Tagged: depression

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“Is It My Fault?”

A common mindset among those who are diagnosed with mental illnesses is wondering if it’s something that they brought onto themselves. There may be guilt associated with it, like the person thinking they did...

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Difficulty with Diagnoses

If your doctor tells you that you may be depressed, what does that really mean? Maybe some of the “symptoms” you have could be from something else like: trouble adjusting to a new situation at school or home...

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Depression Naps

As one of the more notable symptoms of depression, napping or sleeping for long periods of time can suck time out of the day. Naps during the day mean that the time to do...

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How Our Genes Are Not Set In Stone

One of the most interesting areas of mental health research is “epigenetics”—the study of changes in organisms caused by modification of gene expression rather than changing the genetic code itself. In plain language, that means that...

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Seasonal Depression

During the winter months, I always begin to notice that my depression gets worse. A few years ago in therapy, my therapist informed me that I was most likely suffering from seasonal depression. I knew that I always preferred the spring and summer more than winter, but I had NO idea about the mental toll winter had on me. Not only do I always feel more depressed and anxious, but I find myself being super fatigued and having little motivation. Of course, moving to a warmer area could solve the issue of seasonal depression, but that is not something that I want to do, and a lot of people are unable to move due to seasonal depression. Rather than making a huge life change, here are some things I have found that help combat the winter blues. 

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Light Therapy for SAD

During the winter months, depending on where you live, moods can change. You may feel sad and down during the winter months. Seasonal Affective Disorder is a common type of depression that can happen during the cold, dark winter months. Being from Pennsylvania, I have almost 4-5 months of frigid and dark days each year. I never knew why I felt more down, tired, and fatigued during these months. Knowing what I know now, I most likely experience Seasonal Affective Disorder or SAD. SAD is thought to be related to the lack of light during the winter months.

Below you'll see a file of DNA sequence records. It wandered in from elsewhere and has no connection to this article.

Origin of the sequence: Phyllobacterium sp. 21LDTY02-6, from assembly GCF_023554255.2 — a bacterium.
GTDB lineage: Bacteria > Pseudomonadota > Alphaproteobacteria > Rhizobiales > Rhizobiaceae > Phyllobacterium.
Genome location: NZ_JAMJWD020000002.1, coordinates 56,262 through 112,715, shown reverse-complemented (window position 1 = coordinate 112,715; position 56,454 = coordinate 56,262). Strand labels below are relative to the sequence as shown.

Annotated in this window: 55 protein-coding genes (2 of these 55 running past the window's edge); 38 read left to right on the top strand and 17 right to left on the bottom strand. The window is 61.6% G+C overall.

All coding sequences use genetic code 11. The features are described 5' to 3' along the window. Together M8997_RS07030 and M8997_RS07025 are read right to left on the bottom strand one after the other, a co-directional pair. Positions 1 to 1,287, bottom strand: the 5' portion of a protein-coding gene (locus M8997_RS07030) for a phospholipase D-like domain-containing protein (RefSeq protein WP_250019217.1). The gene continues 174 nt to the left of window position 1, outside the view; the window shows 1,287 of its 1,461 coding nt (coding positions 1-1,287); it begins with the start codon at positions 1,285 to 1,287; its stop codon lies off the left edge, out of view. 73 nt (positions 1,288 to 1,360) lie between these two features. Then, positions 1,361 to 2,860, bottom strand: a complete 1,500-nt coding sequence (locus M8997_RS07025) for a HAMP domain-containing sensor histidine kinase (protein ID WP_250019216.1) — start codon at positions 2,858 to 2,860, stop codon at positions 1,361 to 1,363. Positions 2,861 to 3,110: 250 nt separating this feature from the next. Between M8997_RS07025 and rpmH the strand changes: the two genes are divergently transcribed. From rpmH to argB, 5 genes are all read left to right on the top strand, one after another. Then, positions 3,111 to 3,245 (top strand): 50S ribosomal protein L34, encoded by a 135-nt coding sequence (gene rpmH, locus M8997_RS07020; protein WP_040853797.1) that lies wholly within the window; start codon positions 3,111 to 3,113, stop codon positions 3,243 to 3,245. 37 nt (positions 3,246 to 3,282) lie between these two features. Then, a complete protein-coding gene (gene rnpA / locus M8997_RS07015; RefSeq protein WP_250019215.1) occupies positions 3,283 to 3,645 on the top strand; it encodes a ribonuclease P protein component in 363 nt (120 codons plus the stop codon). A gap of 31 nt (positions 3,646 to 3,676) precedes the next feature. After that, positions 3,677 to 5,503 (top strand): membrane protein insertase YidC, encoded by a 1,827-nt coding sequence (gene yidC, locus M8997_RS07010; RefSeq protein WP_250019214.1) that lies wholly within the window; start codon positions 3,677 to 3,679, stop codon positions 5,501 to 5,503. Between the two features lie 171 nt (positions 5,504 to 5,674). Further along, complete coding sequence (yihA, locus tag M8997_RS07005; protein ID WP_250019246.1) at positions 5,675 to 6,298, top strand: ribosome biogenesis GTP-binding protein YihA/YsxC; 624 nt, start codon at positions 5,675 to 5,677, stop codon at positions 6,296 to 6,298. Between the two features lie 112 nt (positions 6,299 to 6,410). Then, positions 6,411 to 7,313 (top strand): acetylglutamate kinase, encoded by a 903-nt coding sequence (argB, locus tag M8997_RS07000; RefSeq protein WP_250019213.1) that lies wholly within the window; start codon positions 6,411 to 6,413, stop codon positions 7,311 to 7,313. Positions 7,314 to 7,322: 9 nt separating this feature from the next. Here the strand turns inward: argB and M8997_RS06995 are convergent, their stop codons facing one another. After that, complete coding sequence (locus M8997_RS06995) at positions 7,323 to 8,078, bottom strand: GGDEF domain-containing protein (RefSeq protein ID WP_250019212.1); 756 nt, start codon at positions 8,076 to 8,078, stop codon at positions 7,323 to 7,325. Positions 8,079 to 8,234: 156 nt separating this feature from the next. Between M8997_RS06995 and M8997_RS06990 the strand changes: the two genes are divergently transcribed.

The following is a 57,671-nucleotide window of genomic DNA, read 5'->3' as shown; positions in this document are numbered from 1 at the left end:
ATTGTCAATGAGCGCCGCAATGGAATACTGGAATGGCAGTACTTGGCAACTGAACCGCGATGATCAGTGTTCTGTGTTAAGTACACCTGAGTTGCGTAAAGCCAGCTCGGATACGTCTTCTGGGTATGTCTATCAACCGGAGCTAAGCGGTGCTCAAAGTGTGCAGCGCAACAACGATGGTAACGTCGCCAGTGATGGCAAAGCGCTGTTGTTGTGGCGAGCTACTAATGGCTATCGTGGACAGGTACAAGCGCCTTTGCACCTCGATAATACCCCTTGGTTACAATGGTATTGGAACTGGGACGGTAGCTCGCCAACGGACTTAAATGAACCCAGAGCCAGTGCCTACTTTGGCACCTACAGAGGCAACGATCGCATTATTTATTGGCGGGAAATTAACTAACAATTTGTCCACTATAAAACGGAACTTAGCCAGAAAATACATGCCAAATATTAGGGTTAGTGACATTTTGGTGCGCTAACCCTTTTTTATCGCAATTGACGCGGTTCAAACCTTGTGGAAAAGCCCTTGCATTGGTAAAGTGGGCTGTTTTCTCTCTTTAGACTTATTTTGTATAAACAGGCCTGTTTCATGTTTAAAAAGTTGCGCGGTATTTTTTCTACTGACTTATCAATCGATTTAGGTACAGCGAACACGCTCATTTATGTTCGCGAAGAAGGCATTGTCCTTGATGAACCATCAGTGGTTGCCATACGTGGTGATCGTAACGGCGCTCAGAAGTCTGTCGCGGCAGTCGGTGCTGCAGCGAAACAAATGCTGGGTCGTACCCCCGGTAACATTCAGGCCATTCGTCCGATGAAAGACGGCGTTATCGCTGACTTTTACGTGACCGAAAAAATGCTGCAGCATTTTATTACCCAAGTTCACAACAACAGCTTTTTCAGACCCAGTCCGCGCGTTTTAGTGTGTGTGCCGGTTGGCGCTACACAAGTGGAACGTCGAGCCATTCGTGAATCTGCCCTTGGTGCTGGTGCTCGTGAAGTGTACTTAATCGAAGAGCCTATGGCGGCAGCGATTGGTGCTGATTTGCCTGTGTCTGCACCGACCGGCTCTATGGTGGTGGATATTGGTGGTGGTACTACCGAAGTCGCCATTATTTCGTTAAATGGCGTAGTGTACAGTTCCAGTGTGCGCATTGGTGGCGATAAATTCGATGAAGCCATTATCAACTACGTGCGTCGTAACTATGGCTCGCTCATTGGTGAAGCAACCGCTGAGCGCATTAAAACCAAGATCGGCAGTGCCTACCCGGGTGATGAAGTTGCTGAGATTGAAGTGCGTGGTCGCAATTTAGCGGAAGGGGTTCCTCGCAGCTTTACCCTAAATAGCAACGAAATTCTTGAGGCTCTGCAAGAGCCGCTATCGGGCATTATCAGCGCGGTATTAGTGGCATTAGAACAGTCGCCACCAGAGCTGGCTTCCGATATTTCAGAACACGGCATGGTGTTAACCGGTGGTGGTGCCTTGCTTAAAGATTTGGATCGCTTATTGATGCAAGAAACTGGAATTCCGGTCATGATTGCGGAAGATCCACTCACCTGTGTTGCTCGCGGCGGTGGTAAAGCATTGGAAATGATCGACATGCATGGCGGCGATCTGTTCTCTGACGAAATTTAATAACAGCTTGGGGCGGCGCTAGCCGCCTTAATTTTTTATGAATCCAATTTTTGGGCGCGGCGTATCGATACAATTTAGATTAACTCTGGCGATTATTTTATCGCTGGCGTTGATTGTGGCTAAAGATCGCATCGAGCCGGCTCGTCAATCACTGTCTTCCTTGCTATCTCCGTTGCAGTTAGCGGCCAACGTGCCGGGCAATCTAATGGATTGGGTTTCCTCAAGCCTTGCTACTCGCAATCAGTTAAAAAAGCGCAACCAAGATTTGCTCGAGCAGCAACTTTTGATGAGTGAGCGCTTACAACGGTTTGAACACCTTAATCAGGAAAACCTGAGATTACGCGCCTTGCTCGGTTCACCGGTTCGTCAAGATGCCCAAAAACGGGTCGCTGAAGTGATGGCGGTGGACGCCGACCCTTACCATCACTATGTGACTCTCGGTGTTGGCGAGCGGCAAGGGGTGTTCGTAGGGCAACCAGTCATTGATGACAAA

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About My Mental Health

Ever since I was a toddler my mother has described me as anxious, but ironically enough this is one of the few illness I do not have a diagnosis for. Sure I have anxiety especially social anxiety, but I do not care if I do not have an official paper saying I have it or not. Although my psychiatrist may have diagnosed me, I do not really care to look through my medical files to confirm. It is debilitating at times when I am too afraid to order my own food or am unable to talk to a new person. I’m a champion at crying in restaurants. A diagnosis likely will not change that for me, but it might for you. When I am in therapy they’re usually aware right off the bat that I’m an anxious person so I do not need a diagnosis as it does not change my own quality of life.

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Can Schools Influence Stigma?

Our environments can have a powerful impact on how we view things, especially in how we view the things about ourselves. Because adolescents spent a lot of time in school, their teachers, their classmates, and the content that they learn can influence how they interpret information. This also includes mental health: conversations with peers and the ways that teachers talk about their expectations on students can have subtle, but lasting effects.

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The Hunger-Depression Cycle

We all feel some kind of way about food. You may have heard the phrase that some live to eat, while others eat to live. While it’s a necessity, some find pleasure in eating, or at the very least, taking photos of food that looks nice to post on social media.